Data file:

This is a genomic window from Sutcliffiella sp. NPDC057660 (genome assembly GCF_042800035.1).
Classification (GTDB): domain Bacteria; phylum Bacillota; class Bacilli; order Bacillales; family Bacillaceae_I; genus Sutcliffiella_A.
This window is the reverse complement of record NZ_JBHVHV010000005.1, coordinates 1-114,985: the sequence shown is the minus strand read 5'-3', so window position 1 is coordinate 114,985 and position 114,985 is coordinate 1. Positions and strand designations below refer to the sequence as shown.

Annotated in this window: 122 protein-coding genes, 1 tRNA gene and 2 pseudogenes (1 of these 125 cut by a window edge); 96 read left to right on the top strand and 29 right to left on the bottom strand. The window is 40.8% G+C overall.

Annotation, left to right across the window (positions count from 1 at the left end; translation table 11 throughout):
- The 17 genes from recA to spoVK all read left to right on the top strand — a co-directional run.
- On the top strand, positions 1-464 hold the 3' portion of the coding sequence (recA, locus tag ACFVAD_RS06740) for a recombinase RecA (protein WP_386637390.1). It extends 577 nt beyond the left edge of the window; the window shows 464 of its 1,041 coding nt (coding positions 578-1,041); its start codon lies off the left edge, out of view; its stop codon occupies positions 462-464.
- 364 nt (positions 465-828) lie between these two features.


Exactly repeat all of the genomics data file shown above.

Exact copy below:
This is a genomic window from Sutcliffiella sp. NPDC057660 (genome assembly GCF_042800035.1).
Classification (GTDB): domain Bacteria; phylum Bacillota; class Bacilli; order Bacillales; family Bacillaceae_I; genus Sutcliffiella_A.
This window is the reverse complement of record NZ_JBHVHV010000005.1, coordinates 1-114,985: the sequence shown is the minus strand read 5'-3', so window position 1 is coordinate 114,985 and position 114,985 is coordinate 1. Positions and strand designations below refer to the sequence as shown.

Annotated in this window: 122 protein-coding genes, 1 tRNA gene and 2 pseudogenes (1 of these 125 cut by a window edge); 96 read left to right on the top strand and 29 right to left on the bottom strand. The window is 40.8% G+C overall.

Annotation, left to right across the window (positions count from 1 at the left end; translation table 11 throughout):
- The 17 genes from recA to spoVK all read left to right on the top strand — a co-directional run.
- On the top strand, positions 1-464 hold the 3' portion of the coding sequence (recA, locus tag ACFVAD_RS06740) for a recombinase RecA (protein WP_386637390.1). It extends 577 nt beyond the left edge of the window; the window shows 464 of its 1,041 coding nt (coding positions 578-1,041); its start codon lies off the left edge, out of view; its stop codon occupies positions 462-464.
- 364 nt (positions 465-828) lie between these two features.